People Tree is the original pioneer of ethical, sustainable and stylish fashion. Their new debut collaboration with the V&A is all the evidence you need that ethical fashion has moved far beyond frumpy and crusty. Each of the eight pieces are made by Creative Handicrafts, an Indian social enterprise that helps low income women in the slums of Mumbai achieve economic independence by training and creating jobs.
Launched on 29 June, the small second collection from Birdsong is a joy. You’ll find everything, from bold graphic tees to more formal florals. Put them on and you’ll feel good in all sorts of ways.
The small but mighty fashion brand pairs independent women’s groups – from migrant seamstresses to knitting grannies – with cutting-edge designers. Sewn products are made by Heba Women's Project on Brick Lane, a charity and support network for migrant women. Collaborating with Birdsong’s designers builds their confidence and brings in a decent income – they pay £15 per hour.
T-shirts, meanwhile, are hand-painted by Roksana, Lima and Shereena – dinner ladies from Poplar, who paint in between cooking and picking up their kids. Birdsong trains them in everything, from trend research and design to digital skills and managing orders.
The brand new and brilliantly cool Shakti + Mary is a treasure trove of Ikat prints and bold colours. Their Cashmere Collection of beautiful, hand-woven shawls and scarves is made by women from the Women's Skills Development Organization in India. This brilliant, fair-trade organisation provides free personal and professional training to disabled, widowed, divorced, single or outcast women, empowering them to build better lives for themselves.
Lightweight and lovely, they’ll keep you cosy on cool summer evenings.
(Oh, and watch out for a forthcoming collection of dresses made in collaboration with Sewing New Futures, an NGO that lifts women out of prostitution by teaching them to sew.)
ASOS’ Made In Kenya range is produced by SOKO Kenya, a manufacturing unit in the Rukinga Wildlife Sanctuary, where rates of prostitution and HIV/AIDS are high and unemployment is at Kenya’s worst. Through training and employment, SOKO helps women regain control of their own lives, earn a decent income, send their children to school, provide healthy meals and lift entire families out of poverty. Their eco-factory includes a pre-school for employees’ children, free medical care and a kitchen and dining room serving daily hot meals.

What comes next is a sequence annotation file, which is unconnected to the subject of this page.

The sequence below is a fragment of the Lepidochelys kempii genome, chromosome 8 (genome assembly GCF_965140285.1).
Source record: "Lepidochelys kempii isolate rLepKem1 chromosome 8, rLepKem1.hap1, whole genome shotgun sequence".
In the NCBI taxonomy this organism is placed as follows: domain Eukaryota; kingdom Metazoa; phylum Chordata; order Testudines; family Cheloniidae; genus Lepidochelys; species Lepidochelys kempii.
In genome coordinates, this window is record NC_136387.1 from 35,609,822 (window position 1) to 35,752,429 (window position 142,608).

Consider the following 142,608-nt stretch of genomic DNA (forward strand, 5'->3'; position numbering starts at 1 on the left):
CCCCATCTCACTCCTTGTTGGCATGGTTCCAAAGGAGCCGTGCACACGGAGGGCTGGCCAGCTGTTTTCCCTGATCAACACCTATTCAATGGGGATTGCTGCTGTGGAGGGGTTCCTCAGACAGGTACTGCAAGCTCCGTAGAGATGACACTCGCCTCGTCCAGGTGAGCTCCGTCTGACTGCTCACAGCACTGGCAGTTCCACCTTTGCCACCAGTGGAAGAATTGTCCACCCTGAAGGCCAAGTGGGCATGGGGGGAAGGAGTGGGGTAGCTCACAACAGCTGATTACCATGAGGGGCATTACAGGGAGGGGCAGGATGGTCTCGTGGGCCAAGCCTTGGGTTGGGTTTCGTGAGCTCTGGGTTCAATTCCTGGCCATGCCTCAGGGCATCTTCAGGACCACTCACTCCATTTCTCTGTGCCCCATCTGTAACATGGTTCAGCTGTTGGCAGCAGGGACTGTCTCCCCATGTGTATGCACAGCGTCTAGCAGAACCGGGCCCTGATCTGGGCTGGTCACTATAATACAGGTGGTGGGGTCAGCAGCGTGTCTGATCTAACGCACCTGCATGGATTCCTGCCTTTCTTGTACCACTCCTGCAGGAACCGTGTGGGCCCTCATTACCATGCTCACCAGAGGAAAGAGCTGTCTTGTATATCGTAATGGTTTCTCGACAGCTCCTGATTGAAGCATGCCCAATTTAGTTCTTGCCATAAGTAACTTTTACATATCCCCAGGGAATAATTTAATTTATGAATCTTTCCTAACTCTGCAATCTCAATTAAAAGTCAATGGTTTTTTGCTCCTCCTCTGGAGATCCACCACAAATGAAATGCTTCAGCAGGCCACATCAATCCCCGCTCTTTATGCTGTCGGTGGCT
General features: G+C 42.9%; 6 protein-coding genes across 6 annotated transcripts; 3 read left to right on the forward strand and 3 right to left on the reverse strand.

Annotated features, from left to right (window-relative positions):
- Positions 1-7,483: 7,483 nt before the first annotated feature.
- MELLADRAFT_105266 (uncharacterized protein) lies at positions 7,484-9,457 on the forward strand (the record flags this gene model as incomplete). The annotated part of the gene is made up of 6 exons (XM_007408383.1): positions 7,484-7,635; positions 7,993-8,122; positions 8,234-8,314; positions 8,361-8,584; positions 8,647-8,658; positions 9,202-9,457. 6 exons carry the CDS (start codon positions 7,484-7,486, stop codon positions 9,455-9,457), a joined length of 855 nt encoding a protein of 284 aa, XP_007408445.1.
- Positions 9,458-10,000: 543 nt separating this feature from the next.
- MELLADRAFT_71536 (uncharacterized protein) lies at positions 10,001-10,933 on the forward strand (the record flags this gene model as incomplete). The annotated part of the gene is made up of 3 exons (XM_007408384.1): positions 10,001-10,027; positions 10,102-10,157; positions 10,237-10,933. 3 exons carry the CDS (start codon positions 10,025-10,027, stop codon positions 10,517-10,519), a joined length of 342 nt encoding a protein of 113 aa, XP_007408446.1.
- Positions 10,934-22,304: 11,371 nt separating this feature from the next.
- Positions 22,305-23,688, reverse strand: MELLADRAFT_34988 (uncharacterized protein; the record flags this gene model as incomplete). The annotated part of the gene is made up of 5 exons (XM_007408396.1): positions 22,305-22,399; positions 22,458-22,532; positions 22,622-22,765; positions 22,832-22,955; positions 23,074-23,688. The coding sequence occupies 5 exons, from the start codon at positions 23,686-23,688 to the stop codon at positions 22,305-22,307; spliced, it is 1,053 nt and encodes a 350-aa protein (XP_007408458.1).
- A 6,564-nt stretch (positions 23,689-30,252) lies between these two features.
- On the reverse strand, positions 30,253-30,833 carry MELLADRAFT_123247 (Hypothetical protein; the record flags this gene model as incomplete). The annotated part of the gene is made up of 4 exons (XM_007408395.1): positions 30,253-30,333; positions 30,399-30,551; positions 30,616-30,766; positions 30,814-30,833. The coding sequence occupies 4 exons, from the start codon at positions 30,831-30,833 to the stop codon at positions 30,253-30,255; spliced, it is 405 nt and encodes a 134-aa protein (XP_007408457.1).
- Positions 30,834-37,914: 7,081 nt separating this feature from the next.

Three cheers for Just Trade – a London-based brand dedicated to creating “collaboratively designed, ethically made” jewellery. It’s also all utterly gorgeous. Their Alexandra bangle is made with Hope Jewellery in Lima, Peru, a fair-trade project that gives women from shanty towns fairly paid, skilled employment they can do from home. That means they can raise their families out of poverty without leaving them behind to seek work in the city.
Two Neighbors is not just a fashion brand – it’s a peace project. In the South Hebron Hills in Palestine, a group of women get to work using a traditional embroidery technique called tatreez. Their work is then transported to Tel Aviv in Israel, where another group of women sew it into dresses, jackets and more. Everyone is paid a fair wage and all profits are ploughed back into their cooperatives. The two groups are divided by checkpoints, warfare and global politics. But they are defying oppression and hate to work together, and raise each other out of poverty.
“In Ambur, India, women homeworkers are paid less than 10p a pair for stitching the uppers of shoes sold in the UK for prices between £40 and £100.”
“The maximum Jyoti can stitch in one day is 16 pairs, earning her under £1.60. Although cost of living differs, this is simply not enough to cover her basic needs. A kilo of rice alone costs her 43p.”
Veja does things differently. Because of their fair-trade philosophy, their shoes cost about six times more to manufacture than high-street shoes manufactured in Asia. They keep their retail prices down by cutting advertising instead of wages. Their rubber is produced by 60 families who live in the Amazonian rainforest. Veja buys it for four times the typical price, giving them a vital income and an incentive to carry on tapping rubber sustainably, instead of turning to cattle farming or wood extraction, industries that contribute to the destruction of their environment. Their cotton comes from Ceará, Northeast Brazil, a state that suffers from vast wealth inequalities. Here, Veja works directly with 320 families with tiny farms.
The classic Esplar trainers were named after the Brazilian NGO that gives these families support and advice to improve their farming practices, incomes and, ultimately, futures.
Want to go further than fashion? Launched this month, new company OneSqin is on a mission to turn our essential purchases into vital education for girls.
One hundred per cent of the profits from their organic cotton tampons and natural skincare products are ploughed into charities that empower girls in the developing world, like the SEGA Girls School in Tanzania, for girls whose extreme poverty would otherwise prove a barrier to education. Some have lost their parents to malaria, AIDS or other diseases. Some can’t afford uniforms, books or transport to traditional schools. Some work to support themselves and their families.
OneSqin’s cream costs £22 with free worldwide shipping. Their applicator tampons cost £70 for a one-year subscription including free shipping to the UK. The company is brand new, so they will be taking pre-sales soon.